Fig. 3 (a) 3dB-bandwidth of the transfer functions of 1st-(open circle) and 2nd-(open square) order coupler-based differentiators with respect to coupling length (for η = 0.02 μm−2), together with the estimated bandwidth from Eq. (5) with p = 3.5 for 1st-order differentiation and p = 6.5 for 2nd-order differentiation. (b) 3dB-bandwidth of the transfer functions of 1st-(open circle) and 2nd-(open square) order coupler-based differentiators with respect to the coupling slope (for L = 8 mm), together with the estimated bandwidth from Eq. (5) with p = 3.5 for 1st-order differentiation and p = 6.5 for 2nd-order differentiation.

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4. Discussions on practical design issues

In the coupler, the coupling coefficient (κ) mainly depends on the spacing between the cores of the two dissimilar waveguides in the coupler. To satisfy the condition κL = π/2 or π, as required for 1st- and 2nd- order differentiation, respectively, the coupling coefficient can be easily increased by closing the cores up and then the coupling length can be shortened – a higher coupling coefficient translates into a shorter coupling length, which in turns results in a broader operation bandwidth, see Eq. (5). In addition, the coupling slope (η) is also easily controllable in optical fiber or planar waveguide platforms, enabling a further increase of the processing bandwidth, as suggested by Eq. (5). In contrast, in the case of an LPFG-based differentiator, the index modulation, which is proportionally related to the coupling coefficient of the LPFG, cannot be easily increased as it gets quickly saturated depending on the photo-sensitivity of the used material. This represents one of the main limitations on the processing bandwidth offered by LPFG-based differentiators. Concerning the coupler devices proposed here, it should be emphasized that wide-band optical couplers with a 3-dB bandwidth of about 100 nm (corresponding to ~12.5 THz in the frequency domain at a central wavelength @1.55µm) and beyond have already been experimentally constructed [7].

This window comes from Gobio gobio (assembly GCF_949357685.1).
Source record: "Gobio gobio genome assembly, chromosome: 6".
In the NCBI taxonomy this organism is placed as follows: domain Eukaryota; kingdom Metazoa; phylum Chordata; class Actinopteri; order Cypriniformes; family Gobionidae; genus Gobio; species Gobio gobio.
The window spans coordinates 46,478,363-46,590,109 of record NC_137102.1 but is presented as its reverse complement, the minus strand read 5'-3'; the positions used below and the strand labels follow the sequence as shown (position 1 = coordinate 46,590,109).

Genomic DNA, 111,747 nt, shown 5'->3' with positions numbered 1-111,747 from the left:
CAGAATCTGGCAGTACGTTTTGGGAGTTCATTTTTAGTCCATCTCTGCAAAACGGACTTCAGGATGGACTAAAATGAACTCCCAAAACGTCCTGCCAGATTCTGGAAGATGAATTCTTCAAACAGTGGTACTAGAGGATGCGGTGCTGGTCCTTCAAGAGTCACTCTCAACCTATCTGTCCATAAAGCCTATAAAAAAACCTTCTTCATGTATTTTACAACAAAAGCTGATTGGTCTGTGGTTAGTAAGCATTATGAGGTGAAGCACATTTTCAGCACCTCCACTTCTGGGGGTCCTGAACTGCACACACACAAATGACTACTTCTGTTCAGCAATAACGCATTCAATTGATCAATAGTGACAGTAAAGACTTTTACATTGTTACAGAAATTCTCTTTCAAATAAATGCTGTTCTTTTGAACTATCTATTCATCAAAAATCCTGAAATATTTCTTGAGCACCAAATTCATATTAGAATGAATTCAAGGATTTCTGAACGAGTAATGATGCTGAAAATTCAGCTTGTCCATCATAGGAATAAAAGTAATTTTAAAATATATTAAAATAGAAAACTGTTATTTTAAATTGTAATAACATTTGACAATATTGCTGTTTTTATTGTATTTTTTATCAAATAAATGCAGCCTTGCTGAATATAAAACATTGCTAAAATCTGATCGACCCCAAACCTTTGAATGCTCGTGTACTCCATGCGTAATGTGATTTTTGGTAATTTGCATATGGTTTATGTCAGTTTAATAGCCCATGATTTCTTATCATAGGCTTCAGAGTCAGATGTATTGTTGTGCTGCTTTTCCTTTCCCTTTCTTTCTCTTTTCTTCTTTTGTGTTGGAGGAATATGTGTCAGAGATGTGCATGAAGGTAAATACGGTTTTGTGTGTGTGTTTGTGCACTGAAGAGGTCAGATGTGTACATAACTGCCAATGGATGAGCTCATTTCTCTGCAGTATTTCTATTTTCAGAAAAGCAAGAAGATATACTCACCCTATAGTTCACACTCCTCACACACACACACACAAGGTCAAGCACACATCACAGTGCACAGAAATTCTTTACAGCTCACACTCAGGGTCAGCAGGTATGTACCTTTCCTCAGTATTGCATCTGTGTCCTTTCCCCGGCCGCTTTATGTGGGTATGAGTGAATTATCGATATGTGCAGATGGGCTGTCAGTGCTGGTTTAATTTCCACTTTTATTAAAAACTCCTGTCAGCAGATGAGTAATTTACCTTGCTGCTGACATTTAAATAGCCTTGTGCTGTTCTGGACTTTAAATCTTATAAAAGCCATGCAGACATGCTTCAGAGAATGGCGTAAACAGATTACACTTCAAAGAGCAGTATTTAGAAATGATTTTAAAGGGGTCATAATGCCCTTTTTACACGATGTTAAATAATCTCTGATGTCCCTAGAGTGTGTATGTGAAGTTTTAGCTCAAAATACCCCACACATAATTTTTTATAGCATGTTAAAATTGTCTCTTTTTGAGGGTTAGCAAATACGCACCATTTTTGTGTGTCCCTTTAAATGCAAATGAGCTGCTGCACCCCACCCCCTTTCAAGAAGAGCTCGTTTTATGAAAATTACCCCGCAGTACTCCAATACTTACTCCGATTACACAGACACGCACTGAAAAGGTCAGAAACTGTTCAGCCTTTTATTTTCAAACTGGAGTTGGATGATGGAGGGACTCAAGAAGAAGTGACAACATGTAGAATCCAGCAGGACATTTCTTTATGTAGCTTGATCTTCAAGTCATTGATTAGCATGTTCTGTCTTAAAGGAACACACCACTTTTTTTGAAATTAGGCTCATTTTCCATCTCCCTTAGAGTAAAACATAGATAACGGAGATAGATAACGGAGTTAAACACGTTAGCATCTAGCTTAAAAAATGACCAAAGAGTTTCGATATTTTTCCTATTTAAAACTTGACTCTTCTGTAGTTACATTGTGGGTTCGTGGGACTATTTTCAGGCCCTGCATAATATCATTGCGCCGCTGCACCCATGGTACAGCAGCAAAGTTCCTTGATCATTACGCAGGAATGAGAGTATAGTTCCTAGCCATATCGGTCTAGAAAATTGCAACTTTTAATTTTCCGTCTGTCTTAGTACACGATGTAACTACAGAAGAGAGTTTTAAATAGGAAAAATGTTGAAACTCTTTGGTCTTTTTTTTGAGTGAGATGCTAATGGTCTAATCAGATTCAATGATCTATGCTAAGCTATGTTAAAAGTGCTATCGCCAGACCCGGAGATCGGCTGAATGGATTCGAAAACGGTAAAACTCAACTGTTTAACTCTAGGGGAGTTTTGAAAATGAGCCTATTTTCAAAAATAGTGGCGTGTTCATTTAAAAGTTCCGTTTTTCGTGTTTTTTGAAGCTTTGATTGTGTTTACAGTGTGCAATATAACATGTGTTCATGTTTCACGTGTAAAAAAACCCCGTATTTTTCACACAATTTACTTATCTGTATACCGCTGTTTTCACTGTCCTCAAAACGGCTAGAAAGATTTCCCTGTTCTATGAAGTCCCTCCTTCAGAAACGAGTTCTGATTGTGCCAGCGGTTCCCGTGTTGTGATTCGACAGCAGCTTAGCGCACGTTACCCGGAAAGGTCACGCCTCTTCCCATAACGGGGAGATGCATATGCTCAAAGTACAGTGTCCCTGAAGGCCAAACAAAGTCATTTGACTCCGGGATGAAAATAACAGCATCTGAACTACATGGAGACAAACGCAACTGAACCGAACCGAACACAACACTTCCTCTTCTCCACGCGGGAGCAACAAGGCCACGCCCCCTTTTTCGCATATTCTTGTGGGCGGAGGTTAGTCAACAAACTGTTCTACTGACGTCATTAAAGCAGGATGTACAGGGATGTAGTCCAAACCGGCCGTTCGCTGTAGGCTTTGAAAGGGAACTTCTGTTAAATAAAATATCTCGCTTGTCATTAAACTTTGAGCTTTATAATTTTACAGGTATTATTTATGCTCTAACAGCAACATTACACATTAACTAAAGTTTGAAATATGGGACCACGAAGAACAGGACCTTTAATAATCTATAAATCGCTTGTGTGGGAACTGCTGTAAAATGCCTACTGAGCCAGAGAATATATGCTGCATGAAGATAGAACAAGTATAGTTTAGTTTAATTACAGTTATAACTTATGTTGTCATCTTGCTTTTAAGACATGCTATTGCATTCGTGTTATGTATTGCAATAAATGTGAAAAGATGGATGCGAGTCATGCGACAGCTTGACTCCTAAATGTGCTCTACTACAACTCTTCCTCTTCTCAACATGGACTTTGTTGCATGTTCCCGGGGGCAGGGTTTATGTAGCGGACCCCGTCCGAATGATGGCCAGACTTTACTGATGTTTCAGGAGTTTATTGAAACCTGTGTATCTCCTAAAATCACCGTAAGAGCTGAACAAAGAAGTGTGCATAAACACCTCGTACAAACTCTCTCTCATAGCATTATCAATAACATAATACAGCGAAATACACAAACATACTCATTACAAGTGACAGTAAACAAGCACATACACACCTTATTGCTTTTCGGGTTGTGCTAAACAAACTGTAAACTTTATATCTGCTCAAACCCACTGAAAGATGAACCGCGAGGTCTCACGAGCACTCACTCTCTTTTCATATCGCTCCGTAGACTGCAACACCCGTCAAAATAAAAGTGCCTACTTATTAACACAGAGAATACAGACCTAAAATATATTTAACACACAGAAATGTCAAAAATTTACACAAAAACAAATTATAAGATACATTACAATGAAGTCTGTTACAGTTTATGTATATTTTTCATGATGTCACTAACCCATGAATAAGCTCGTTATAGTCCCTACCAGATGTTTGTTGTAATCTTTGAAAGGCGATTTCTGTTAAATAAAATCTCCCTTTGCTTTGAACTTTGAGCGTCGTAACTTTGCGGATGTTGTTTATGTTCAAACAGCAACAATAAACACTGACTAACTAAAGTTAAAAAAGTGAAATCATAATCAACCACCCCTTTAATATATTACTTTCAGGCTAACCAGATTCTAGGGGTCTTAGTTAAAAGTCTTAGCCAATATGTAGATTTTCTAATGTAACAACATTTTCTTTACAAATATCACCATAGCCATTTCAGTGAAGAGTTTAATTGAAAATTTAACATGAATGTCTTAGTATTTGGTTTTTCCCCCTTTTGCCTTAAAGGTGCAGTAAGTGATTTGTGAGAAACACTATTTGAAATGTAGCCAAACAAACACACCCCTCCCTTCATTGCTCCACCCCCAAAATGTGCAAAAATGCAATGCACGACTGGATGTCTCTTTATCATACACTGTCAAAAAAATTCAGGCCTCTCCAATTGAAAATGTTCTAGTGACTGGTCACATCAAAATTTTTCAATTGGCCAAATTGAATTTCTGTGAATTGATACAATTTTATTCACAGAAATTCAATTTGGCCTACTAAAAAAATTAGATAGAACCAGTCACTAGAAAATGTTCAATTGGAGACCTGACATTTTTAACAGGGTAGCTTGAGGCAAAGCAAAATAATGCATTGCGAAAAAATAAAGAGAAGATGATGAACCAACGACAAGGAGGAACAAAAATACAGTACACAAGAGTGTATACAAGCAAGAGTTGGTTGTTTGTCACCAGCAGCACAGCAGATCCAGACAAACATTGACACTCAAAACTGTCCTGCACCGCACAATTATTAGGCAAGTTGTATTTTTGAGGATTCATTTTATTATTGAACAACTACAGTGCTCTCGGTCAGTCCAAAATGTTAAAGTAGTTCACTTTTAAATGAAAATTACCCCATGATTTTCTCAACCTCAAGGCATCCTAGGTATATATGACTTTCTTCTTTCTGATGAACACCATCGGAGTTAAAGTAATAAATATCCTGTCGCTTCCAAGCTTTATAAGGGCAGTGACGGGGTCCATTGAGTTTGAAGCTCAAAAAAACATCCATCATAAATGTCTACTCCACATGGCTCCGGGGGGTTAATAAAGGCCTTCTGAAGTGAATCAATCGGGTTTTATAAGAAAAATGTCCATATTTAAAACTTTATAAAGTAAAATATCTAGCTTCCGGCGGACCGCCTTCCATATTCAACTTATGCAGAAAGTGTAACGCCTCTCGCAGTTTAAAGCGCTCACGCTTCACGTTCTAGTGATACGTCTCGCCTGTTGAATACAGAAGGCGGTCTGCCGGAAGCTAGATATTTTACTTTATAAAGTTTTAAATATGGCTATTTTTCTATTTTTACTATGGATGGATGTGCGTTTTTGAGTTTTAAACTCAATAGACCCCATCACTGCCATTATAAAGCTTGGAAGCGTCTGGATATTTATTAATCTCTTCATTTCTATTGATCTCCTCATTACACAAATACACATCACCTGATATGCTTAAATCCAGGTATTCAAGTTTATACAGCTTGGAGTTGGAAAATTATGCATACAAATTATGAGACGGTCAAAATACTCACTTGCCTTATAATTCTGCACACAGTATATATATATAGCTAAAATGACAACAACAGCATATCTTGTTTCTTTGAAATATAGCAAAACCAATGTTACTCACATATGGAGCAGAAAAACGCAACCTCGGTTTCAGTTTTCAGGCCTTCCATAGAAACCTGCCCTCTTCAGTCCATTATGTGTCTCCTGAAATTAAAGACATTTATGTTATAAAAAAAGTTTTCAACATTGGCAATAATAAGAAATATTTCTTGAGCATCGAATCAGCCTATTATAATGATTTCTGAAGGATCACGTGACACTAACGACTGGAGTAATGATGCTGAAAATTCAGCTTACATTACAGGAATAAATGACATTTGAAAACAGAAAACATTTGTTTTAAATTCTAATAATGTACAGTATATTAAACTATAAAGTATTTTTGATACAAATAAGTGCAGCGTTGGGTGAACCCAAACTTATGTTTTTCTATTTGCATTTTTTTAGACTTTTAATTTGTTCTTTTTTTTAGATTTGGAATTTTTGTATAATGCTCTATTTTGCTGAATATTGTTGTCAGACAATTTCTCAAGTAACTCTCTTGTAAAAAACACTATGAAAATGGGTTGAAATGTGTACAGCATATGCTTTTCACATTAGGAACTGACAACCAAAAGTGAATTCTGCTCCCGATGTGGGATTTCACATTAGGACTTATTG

As a critical factor for practical applications of the proposed optical differentiation devices, one should consider the energetic efficiency of the devices, which is the ratio between the temporal differentiated pulse power and the input pulse power. This ratio generally depends on the ratio between the bandwidth of the optical differentiator and the input pulse bandwidth, as expected for any optical notch filter. The energetic efficiencies with respect to the optical differentiator bandwidth for 1st-order and 2nd-order differentiation (devices designed above), considering a super-Gaussian input pulse with a temporal width of 1 ps, were estimated as shown in Fig. 4(a) and 4(b), respectively. The efficiency of the 1st-order differentiation is higher than that of the 2nd-order differentiation; both efficiency curves exponentially decrease with the device operation bandwidth. Nonetheless, the bandwidth of the differentiator should not be made narrower than that of the input pulse to be processed as in this case, a larger error would be induced in the differentiation process.